obedience to Rome, the services in the parish churches reverted to Latin, the
traditional rites and ceremonies were restored, and images and treasures that
had been hidden were brought out again, only for all this to be reversed in
1558 when Elizabeth I came to the throne: again the Pope’s authority over the
English Church was abolished and the Queen was proclaimed Supreme Governor of
the Church.[iii] On May 8th 1559 the Act of
Uniformity, authorising the use of the new Book of Common Prayer, received the
Royal approval. The new prayer book,
which replaced all other service books, came into use on 24th June
Occasionally, however, in the midst of
the routine recording of rites of passage, the registers provide glimpses of
the impact of these changes at parish level.
In July 1599 the Great Burstead register recorded that
Elizabeth Wattes Widdow sume tyme the wife of Thomas Wattes the blessed marter of god who for his treuth suffered his merterdom in the fyre at Chelmesford the xxij day of may in A[nn]o D[o]m[ini] 1555 in the Reigne of queen mary was buryed the 10 day 1599 so she liued a widow after his death xlviij yeres & fro[m] the 22 of may to the 10 july & made a good end like a good Christian woman in gods name.[iv]
Thomas Watts was one of almost eighty Essex men and women who were burned at the stake in the reign of Mary Tudor for refusing to recant their Protestant beliefs.[v] A full account of Thomas Watts’ martyrdom is provided in John Foxe’s Book of Martyrs, more correctly titled Acts and Monuments of these Latter and Perillous Days, first published in 1563 and greatly expanded in 1570.[vi]Described as a linen draper of Billericay, then part of the parish of Great Burstead, Thomas Watts had, according to Foxe ‘daily expected to be taken by God’s adversaries’. Accordingly he had assigned his property to his wife and children and donated his stock of cloth to the poor. He was arrested on April 26th 1555 and brought before Lord Rich at Chelmsford, accused of not attending church, i.e. hearing mass. Interrogated by Sir Anthony Browne, who, with Rich, had been appointed to purge Essex of heretics, as to why he had embraced his heretical views, Watts replied that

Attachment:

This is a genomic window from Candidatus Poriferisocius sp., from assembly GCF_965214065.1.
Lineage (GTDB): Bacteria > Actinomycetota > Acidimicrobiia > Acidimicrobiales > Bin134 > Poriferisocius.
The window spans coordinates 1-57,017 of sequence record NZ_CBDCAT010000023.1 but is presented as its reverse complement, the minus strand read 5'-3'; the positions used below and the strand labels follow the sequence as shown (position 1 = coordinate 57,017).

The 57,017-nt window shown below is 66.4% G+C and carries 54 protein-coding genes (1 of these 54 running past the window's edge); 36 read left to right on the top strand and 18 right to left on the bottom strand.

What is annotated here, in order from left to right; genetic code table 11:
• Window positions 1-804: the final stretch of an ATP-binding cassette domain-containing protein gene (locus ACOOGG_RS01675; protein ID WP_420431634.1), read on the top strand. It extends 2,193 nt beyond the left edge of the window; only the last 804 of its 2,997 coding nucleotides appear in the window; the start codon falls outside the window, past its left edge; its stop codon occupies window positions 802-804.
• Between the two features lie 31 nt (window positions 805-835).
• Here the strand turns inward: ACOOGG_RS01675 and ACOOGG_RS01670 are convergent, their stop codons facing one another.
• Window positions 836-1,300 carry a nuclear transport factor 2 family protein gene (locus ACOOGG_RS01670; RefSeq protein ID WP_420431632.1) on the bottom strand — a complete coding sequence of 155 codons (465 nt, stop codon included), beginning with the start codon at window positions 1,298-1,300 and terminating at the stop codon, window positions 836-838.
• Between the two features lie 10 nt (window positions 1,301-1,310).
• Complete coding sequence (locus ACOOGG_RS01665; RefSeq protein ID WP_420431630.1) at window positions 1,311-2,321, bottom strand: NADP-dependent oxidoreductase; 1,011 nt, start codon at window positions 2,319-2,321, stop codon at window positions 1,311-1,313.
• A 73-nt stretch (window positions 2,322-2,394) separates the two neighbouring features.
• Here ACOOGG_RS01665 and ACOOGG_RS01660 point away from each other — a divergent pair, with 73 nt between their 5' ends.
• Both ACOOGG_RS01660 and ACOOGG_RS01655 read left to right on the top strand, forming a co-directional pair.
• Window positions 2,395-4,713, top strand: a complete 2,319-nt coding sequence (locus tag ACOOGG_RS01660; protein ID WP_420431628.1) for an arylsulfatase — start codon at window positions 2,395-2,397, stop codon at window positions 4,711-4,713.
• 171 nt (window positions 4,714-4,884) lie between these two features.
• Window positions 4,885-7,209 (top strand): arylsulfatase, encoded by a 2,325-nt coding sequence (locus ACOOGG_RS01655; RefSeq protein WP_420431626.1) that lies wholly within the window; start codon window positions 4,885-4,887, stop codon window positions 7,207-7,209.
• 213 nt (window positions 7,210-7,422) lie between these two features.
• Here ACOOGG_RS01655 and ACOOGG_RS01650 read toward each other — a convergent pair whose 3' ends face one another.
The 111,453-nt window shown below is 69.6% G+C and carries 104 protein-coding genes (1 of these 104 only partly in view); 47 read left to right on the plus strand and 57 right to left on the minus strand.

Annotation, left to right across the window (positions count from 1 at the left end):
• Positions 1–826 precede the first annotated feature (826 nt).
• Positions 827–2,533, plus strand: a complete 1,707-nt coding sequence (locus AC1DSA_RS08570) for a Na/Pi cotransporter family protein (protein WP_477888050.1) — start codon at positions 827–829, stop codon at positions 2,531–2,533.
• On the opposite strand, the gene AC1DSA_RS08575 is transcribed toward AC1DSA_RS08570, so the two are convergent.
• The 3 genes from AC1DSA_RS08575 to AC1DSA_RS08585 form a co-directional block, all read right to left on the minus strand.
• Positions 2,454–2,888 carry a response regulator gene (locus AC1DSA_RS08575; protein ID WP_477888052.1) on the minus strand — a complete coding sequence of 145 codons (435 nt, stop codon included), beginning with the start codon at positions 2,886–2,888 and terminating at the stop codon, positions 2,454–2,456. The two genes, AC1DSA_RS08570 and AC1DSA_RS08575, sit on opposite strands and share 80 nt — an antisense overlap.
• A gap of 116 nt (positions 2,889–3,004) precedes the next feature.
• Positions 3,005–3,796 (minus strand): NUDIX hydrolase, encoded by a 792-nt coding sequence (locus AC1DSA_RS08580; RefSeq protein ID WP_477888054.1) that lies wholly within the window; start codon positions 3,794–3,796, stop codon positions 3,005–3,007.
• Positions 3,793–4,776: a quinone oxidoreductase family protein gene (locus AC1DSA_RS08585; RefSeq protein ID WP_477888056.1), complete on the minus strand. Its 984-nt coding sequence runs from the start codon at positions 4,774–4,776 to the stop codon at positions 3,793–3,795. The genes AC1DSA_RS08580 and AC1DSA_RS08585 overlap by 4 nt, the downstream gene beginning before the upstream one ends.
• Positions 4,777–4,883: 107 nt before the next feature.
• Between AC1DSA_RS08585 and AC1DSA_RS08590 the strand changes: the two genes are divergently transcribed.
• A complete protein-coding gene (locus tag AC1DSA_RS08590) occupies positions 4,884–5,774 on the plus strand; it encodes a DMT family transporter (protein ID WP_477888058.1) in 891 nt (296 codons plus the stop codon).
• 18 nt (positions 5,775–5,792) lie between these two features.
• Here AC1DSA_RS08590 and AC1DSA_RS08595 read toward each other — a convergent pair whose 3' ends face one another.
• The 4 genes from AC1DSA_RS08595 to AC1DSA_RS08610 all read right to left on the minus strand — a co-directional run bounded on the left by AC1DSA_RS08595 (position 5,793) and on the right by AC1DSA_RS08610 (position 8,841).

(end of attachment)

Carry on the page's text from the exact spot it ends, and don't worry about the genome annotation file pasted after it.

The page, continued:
You taught me and no one more than you. For, in King Edward’s days in open sessions you said the mass was abominable trumpery, earnestly exhorting that none should believe therein, but that our belief should be only in Christ.[vii]
It seems that Watts had also spoken
treasonable words against the Queen’s husband, King Philip.[viii] Unable to persuade Thomas Watts to recant, he
was sent to Bishop Bonner, ‘the bloody bishop,
Essex was then within the diocese of London and Edmund Bonner was its bishop,
first under Henry VIII and again under Mary.
He remained staunchly Catholic during the reigns of Edward VI and
Elizabeth. Although usually depicted as
sadistic and merciless, it is worth noting that even Foxe acknowledges that
Bonner made several attempts to persuade Watts (and others) to recant, ‘gave
him several hearings, and, as usual, many arguments with much entreaty, … but
his preaching availed not, and he resorted to his last revenge – that of
condemnation’. ‘I am weary to live in
such idolatry as you would have me live in’, Watts is alleged to have said, and
signed the confession of heresy. Faced
by his refusal, Bishop Bonner had little choice but to consign Thomas Watts to
the secular arm, the Church not being allowed to take life, to suffer the
penalty prescribed by the Statute De
Heretico Comburando (Concerning the Burning of Heretics) of 1401,
originally intended to deal with Lollards.[x]
Returned from the Bishop of London’s
prison to Chelmsford, Thomas Watts was lodged at ‘Mr Scott’s, an inn in
Chelmsford where were Mr Haukes and the rest that came down to their burning,
who all prayed together’. Watts then
withdrew to pray by himself, after which he met his wife and children for the
last time, exhorting them to have no regrets but to glory in the sacrifice he
was making for the sake of Jesus. So